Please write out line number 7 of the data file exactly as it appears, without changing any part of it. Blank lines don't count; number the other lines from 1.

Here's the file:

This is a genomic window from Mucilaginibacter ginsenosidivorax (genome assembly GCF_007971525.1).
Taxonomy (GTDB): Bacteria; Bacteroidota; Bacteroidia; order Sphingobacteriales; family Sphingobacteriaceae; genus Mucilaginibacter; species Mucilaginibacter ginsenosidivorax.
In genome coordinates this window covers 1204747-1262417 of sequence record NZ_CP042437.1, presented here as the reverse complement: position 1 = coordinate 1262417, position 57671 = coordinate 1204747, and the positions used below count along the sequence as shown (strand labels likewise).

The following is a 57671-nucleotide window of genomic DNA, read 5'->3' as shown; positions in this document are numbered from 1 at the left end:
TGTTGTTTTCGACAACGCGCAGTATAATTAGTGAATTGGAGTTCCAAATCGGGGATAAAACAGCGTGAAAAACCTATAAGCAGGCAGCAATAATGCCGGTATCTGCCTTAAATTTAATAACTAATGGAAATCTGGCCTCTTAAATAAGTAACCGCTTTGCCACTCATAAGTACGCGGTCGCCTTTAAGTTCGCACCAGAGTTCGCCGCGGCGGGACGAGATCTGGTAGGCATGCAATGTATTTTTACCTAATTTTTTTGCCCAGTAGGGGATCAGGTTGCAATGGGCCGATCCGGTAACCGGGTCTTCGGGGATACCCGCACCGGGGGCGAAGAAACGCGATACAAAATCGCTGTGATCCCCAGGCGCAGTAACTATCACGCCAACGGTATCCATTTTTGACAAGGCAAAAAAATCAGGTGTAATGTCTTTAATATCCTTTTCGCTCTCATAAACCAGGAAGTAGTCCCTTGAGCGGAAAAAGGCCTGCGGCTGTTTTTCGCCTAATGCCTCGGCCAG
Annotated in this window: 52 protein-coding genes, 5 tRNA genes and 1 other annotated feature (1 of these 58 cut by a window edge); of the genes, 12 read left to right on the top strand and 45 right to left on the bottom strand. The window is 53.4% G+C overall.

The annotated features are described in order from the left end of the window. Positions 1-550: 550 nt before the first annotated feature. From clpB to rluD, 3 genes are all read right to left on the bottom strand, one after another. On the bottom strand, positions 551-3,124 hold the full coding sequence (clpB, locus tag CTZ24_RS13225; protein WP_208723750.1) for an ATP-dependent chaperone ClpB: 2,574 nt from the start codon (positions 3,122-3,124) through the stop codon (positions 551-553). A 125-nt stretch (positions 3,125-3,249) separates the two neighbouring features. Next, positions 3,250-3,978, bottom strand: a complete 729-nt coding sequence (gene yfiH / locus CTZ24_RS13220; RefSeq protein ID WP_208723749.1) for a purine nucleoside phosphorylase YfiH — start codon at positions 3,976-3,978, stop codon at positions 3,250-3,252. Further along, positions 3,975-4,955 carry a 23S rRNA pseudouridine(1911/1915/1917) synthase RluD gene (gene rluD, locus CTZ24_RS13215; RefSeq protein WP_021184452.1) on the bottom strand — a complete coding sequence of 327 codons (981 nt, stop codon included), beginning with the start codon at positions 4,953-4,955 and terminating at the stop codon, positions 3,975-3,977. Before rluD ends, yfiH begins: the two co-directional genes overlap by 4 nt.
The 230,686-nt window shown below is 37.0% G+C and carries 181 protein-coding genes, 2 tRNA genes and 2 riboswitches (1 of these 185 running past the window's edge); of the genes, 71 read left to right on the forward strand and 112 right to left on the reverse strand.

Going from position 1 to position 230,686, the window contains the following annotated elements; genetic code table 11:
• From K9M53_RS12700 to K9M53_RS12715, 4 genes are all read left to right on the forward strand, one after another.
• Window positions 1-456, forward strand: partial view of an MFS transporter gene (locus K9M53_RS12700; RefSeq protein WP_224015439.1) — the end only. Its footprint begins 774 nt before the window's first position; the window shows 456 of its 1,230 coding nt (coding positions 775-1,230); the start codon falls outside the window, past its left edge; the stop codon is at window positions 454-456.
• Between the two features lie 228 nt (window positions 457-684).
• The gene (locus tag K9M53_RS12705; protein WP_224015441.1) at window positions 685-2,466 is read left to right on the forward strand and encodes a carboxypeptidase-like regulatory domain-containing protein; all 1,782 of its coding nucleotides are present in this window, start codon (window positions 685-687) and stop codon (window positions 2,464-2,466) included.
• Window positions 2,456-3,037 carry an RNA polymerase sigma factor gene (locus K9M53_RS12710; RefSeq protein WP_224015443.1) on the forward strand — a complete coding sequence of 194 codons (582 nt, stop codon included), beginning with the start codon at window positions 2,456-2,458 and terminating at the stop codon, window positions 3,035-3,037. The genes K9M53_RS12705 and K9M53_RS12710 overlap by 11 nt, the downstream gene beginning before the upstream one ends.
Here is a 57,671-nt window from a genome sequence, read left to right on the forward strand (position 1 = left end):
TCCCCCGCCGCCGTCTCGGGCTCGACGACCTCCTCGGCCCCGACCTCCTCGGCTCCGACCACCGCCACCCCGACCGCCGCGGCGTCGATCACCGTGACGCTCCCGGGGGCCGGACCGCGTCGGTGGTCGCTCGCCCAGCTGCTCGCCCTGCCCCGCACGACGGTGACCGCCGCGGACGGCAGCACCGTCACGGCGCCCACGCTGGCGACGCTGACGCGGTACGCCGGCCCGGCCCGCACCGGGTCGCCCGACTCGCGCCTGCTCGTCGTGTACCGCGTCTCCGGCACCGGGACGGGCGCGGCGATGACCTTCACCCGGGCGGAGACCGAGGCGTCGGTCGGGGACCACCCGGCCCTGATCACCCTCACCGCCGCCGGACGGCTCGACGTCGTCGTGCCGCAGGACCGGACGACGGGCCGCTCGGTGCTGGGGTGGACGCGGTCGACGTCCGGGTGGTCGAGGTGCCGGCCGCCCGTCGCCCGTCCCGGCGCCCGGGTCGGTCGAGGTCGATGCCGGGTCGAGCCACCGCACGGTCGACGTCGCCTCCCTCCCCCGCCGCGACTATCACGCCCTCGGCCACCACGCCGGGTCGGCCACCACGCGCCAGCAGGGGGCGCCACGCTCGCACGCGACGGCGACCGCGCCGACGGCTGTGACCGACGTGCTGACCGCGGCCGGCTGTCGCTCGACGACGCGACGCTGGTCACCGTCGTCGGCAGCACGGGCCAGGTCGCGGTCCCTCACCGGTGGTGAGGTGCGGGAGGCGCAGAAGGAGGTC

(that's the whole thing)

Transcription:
The annotated features are described in order from the left end of the window. Positions 1-550: 550 nt before the first annotated feature. From clpB to rluD, 3 genes are all read right to left on the bottom strand, one after another. On the bottom strand, positions 551-3,124 hold the full coding sequence (clpB, locus tag CTZ24_RS13225; protein WP_208723750.1) for an ATP-dependent chaperone ClpB: 2,574 nt from the start codon (positions 3,122-3,124) through the stop codon (positions 551-553). A 125-nt stretch (positions 3,125-3,249) separates the two neighbouring features. Next, positions 3,250-3,978, bottom strand: a complete 729-nt coding sequence (gene yfiH / locus CTZ24_RS13220; RefSeq protein ID WP_208723749.1) for a purine nucleoside phosphorylase YfiH — start codon at positions 3,976-3,978, stop codon at positions 3,250-3,252. Further along, positions 3,975-4,955 carry a 23S rRNA pseudouridine(1911/1915/1917) synthase RluD gene (gene rluD, locus CTZ24_RS13215; RefSeq protein WP_021184452.1) on the bottom strand — a complete coding sequence of 327 codons (981 nt, stop codon included), beginning with the start codon at positions 4,953-4,955 and terminating at the stop codon, positions 3,975-3,977. Before rluD ends, yfiH begins: the two co-directional genes overlap by 4 nt.